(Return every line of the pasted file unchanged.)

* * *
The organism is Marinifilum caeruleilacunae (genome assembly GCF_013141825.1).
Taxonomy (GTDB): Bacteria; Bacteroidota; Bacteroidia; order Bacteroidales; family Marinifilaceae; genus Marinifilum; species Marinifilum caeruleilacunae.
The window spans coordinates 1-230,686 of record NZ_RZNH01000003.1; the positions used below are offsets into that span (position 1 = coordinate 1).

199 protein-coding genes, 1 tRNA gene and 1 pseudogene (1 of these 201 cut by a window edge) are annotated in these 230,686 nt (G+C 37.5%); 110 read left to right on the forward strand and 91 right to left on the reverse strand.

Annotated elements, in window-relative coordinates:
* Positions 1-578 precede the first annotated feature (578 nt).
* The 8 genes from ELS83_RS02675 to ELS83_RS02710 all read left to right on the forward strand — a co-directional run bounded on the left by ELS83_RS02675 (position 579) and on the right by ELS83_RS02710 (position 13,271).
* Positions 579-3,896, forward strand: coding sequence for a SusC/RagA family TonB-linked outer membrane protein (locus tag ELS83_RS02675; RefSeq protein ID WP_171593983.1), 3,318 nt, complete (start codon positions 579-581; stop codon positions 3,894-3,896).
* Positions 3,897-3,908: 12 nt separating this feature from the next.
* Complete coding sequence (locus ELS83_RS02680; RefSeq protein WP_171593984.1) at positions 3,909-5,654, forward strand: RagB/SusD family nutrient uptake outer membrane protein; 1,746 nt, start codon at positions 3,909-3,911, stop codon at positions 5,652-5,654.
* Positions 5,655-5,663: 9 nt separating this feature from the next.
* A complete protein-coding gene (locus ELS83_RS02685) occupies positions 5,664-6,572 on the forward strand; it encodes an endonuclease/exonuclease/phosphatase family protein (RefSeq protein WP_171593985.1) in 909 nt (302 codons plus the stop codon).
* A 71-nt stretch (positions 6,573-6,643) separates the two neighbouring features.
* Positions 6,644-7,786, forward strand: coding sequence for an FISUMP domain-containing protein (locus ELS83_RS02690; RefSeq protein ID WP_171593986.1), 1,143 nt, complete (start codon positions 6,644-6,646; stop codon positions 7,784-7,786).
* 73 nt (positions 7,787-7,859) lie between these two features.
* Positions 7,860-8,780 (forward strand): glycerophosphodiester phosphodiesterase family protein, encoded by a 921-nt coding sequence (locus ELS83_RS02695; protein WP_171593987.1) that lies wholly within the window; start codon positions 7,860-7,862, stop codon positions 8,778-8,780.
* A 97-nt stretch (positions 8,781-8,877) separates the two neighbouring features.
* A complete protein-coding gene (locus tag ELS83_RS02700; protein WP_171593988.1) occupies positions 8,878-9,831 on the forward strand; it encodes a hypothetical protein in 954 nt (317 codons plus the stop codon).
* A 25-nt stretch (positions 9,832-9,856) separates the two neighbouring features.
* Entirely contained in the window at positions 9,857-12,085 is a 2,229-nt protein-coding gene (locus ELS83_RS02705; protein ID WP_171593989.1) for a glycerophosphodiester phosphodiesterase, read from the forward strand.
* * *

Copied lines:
The organism is Marinifilum caeruleilacunae (genome assembly GCF_013141825.1).
Taxonomy (GTDB): Bacteria; Bacteroidota; Bacteroidia; order Bacteroidales; family Marinifilaceae; genus Marinifilum; species Marinifilum caeruleilacunae.
The window spans coordinates 1-230,686 of record NZ_RZNH01000003.1; the positions used below are offsets into that span (position 1 = coordinate 1).

199 protein-coding genes, 1 tRNA gene and 1 pseudogene (1 of these 201 cut by a window edge) are annotated in these 230,686 nt (G+C 37.5%); 110 read left to right on the forward strand and 91 right to left on the reverse strand.

Annotated elements, in window-relative coordinates:
* Positions 1-578 precede the first annotated feature (578 nt).
* The 8 genes from ELS83_RS02675 to ELS83_RS02710 all read left to right on the forward strand — a co-directional run bounded on the left by ELS83_RS02675 (position 579) and on the right by ELS83_RS02710 (position 13,271).
* Positions 579-3,896, forward strand: coding sequence for a SusC/RagA family TonB-linked outer membrane protein (locus tag ELS83_RS02675; RefSeq protein ID WP_171593983.1), 3,318 nt, complete (start codon positions 579-581; stop codon positions 3,894-3,896).
* Positions 3,897-3,908: 12 nt separating this feature from the next.
* Complete coding sequence (locus ELS83_RS02680; RefSeq protein WP_171593984.1) at positions 3,909-5,654, forward strand: RagB/SusD family nutrient uptake outer membrane protein; 1,746 nt, start codon at positions 3,909-3,911, stop codon at positions 5,652-5,654.
* Positions 5,655-5,663: 9 nt separating this feature from the next.
* A complete protein-coding gene (locus ELS83_RS02685) occupies positions 5,664-6,572 on the forward strand; it encodes an endonuclease/exonuclease/phosphatase family protein (RefSeq protein WP_171593985.1) in 909 nt (302 codons plus the stop codon).
* A 71-nt stretch (positions 6,573-6,643) separates the two neighbouring features.
* Positions 6,644-7,786, forward strand: coding sequence for an FISUMP domain-containing protein (locus ELS83_RS02690; RefSeq protein ID WP_171593986.1), 1,143 nt, complete (start codon positions 6,644-6,646; stop codon positions 7,784-7,786).
* 73 nt (positions 7,787-7,859) lie between these two features.
* Positions 7,860-8,780 (forward strand): glycerophosphodiester phosphodiesterase family protein, encoded by a 921-nt coding sequence (locus ELS83_RS02695; protein WP_171593987.1) that lies wholly within the window; start codon positions 7,860-7,862, stop codon positions 8,778-8,780.
* A 97-nt stretch (positions 8,781-8,877) separates the two neighbouring features.
* A complete protein-coding gene (locus tag ELS83_RS02700; protein WP_171593988.1) occupies positions 8,878-9,831 on the forward strand; it encodes a hypothetical protein in 954 nt (317 codons plus the stop codon).
* A 25-nt stretch (positions 9,832-9,856) separates the two neighbouring features.
* Entirely contained in the window at positions 9,857-12,085 is a 2,229-nt protein-coding gene (locus ELS83_RS02705; protein ID WP_171593989.1) for a glycerophosphodiester phosphodiesterase, read from the forward strand.